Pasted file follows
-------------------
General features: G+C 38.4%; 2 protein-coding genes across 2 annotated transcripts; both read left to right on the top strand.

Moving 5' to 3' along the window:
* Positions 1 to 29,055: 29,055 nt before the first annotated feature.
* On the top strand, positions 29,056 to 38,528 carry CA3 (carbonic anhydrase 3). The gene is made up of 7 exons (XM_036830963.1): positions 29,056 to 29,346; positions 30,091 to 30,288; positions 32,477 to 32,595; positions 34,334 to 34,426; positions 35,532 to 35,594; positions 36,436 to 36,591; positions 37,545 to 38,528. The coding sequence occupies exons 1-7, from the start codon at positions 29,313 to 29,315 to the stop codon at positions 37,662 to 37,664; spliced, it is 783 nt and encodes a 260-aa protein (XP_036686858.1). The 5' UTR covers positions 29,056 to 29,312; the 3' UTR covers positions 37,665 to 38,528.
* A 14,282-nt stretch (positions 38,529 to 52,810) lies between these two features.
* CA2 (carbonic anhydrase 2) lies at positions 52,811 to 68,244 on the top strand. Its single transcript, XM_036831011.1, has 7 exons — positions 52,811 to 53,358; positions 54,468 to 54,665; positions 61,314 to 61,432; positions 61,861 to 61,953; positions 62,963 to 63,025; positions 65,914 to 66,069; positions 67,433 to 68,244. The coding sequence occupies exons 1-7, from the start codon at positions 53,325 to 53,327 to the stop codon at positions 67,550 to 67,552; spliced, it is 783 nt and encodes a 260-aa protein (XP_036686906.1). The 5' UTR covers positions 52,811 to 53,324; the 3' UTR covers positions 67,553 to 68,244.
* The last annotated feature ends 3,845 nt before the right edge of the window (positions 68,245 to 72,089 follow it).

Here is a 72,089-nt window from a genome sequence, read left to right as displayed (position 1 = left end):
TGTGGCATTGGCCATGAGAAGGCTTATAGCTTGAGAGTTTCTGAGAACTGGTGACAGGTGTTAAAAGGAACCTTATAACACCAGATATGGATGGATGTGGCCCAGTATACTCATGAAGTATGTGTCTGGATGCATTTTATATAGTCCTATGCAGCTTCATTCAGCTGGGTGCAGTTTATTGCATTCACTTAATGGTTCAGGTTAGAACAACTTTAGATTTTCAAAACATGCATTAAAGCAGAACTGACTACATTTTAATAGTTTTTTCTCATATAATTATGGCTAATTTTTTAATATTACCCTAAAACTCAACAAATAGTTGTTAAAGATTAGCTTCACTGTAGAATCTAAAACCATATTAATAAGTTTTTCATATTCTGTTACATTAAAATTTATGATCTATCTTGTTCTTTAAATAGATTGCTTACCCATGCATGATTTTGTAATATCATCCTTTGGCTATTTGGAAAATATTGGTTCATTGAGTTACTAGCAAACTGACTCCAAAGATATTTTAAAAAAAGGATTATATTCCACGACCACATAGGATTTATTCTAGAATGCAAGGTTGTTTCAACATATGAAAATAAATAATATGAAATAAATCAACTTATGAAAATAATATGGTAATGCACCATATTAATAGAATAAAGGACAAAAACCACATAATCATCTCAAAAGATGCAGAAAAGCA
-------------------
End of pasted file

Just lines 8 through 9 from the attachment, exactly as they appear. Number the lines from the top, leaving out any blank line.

Here is a 72,089-nt window from a genome sequence, read left to right as displayed (position 1 = left end):
TGTGGCATTGGCCATGAGAAGGCTTATAGCTTGAGAGTTTCTGAGAACTGGTGACAGGTGTTAAAAGGAACCTTATAACACCAGATATGGATGGATGTGGCCCAGTATACTCATGAAGTATGTGTCTGGATGCATTTTATATAGTCCTATGCAGCTTCATTCAGCTGGGTGCAGTTTATTGCATTCACTTAATGGTTCAGGTTAGAACAACTTTAGATTTTCAAAACATGCATTAAAGCAGAACTGACTACATTTTAATAGTTTTTTCTCATATAATTATGGCTAATTTTTTAATATTACCCTAAAACTCAACAAATAGTTGTTAAAGATTAGCTTCACTGTAGAATCTAAAACCATATTAATAAGTTTTTCATATTCTGTTACATTAAAATTTATGATCTATCTTGTTCTTTAAATAGATTGCTTACCCATGCATGATTTTGTAATATCATCCTTTGGCTATTTGGAAAATATTGGTTCATTGAGTTACTAGCAAACTGACTCCAAAGATATTTTAAAAAAAGGATTATATTCCACGACCACATAGGATTTATTCTAGAATGCAAGGTTGTTTCAACATATGAAAATAAATAATATGAAATAAATCAACTTATGAAAATAATATGGTAATGCACCATATTAATAGAATAAAGGACAAAAACCACATAATCATCTCAAAAGATGCAGAAAAGCA